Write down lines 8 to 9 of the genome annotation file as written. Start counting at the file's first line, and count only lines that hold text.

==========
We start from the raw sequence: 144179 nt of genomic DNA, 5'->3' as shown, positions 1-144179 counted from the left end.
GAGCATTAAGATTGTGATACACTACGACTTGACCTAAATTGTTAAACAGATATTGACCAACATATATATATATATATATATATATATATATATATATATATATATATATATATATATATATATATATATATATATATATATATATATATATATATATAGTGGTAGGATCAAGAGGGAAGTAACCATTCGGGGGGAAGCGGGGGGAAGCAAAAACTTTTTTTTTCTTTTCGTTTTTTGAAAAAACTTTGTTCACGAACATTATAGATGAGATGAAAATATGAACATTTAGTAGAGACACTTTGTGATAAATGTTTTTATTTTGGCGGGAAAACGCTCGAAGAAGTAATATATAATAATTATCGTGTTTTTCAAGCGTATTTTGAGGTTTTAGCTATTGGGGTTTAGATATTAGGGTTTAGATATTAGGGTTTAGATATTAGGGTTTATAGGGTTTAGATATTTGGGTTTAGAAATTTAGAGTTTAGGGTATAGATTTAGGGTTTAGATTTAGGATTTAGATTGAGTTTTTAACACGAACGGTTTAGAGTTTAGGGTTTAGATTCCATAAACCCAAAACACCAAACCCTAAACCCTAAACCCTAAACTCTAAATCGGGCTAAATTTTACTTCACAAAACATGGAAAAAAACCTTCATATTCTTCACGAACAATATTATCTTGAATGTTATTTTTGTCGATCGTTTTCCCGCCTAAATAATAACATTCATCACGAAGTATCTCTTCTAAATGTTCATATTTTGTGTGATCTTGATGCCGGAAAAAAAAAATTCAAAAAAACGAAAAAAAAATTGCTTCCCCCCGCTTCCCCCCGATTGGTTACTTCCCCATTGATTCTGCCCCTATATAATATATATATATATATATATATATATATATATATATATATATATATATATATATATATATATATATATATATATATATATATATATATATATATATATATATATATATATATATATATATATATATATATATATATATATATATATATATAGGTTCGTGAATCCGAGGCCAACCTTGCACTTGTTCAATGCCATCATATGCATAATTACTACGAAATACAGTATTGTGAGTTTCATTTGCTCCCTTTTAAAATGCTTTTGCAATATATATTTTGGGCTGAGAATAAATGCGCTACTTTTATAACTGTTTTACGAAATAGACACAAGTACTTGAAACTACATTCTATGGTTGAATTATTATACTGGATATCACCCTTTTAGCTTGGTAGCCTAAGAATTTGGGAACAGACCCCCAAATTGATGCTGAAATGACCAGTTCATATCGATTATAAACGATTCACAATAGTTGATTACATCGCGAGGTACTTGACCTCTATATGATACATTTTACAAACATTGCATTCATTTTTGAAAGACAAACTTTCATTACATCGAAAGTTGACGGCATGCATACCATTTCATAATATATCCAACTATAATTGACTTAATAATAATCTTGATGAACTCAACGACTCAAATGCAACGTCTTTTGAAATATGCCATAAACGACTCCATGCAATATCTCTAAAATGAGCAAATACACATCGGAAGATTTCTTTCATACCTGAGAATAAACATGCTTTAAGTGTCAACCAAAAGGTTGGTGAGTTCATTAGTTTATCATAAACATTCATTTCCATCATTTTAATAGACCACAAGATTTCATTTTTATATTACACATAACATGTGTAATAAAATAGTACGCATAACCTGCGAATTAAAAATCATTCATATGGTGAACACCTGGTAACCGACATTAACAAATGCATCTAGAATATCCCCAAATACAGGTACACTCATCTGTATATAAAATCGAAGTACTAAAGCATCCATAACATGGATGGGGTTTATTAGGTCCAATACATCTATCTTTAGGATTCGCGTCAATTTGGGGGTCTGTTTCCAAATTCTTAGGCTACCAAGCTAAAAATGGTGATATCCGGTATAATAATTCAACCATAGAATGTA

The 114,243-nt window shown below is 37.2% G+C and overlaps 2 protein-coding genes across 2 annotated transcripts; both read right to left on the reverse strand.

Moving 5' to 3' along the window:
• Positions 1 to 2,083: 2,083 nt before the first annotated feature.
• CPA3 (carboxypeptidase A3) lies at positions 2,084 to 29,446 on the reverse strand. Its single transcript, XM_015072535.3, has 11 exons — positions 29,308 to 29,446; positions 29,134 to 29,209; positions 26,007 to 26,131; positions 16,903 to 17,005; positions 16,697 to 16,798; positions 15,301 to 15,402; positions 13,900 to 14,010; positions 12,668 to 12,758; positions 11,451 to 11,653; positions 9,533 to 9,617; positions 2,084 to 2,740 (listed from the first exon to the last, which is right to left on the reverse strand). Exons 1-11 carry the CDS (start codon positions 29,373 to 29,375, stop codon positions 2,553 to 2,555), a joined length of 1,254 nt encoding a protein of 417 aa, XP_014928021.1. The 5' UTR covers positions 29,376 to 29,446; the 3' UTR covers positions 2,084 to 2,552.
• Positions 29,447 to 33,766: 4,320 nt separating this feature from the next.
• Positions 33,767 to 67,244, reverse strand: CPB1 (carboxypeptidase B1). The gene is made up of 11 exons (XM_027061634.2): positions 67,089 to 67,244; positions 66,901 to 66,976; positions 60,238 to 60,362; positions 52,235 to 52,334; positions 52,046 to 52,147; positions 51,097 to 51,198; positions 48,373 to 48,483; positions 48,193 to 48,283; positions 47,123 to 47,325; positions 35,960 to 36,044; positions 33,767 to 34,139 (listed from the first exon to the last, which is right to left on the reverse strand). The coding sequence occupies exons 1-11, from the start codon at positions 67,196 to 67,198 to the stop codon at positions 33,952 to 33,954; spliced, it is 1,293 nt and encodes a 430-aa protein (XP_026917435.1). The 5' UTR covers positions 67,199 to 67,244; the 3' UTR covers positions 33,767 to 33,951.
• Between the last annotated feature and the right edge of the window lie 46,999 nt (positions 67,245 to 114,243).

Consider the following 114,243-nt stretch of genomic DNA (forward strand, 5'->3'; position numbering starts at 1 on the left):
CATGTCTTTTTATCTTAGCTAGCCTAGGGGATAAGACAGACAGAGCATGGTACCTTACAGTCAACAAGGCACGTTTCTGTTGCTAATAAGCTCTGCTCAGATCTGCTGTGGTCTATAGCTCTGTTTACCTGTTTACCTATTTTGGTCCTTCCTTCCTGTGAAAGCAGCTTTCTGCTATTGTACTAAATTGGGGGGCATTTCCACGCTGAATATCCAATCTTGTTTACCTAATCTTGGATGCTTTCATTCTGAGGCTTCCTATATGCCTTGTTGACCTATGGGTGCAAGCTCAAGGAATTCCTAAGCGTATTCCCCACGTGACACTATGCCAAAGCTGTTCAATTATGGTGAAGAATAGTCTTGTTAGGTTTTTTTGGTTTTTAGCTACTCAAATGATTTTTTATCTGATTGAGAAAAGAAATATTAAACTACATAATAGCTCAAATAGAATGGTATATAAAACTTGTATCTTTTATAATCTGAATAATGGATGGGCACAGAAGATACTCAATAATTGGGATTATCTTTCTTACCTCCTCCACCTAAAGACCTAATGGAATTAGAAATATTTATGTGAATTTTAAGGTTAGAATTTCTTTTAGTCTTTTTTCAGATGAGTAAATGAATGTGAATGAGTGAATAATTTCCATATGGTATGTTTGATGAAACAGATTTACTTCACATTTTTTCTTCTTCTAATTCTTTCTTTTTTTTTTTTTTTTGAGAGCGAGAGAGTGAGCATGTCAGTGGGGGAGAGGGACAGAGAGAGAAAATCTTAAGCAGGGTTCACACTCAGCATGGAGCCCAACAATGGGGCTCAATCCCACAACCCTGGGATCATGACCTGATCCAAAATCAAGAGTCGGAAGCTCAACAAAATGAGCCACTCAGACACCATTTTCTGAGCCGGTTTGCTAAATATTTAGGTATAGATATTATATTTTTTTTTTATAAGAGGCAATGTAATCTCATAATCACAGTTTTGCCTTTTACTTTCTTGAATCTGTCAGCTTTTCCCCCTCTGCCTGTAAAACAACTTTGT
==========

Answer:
• Positions 33,767 to 67,244, reverse strand: CPB1 (carboxypeptidase B1). The gene is made up of 11 exons (XM_027061634.2): positions 67,089 to 67,244; positions 66,901 to 66,976; positions 60,238 to 60,362; positions 52,235 to 52,334; positions 52,046 to 52,147; positions 51,097 to 51,198; positions 48,373 to 48,483; positions 48,193 to 48,283; positions 47,123 to 47,325; positions 35,960 to 36,044; positions 33,767 to 34,139 (listed from the first exon to the last, which is right to left on the reverse strand). The coding sequence occupies exons 1-11, from the start codon at positions 67,196 to 67,198 to the stop codon at positions 33,952 to 33,954; spliced, it is 1,293 nt and encodes a 430-aa protein (XP_026917435.1). The 5' UTR covers positions 67,199 to 67,244; the 3' UTR covers positions 33,767 to 33,951.
• Between the last annotated feature and the right edge of the window lie 46,999 nt (positions 67,245 to 114,243).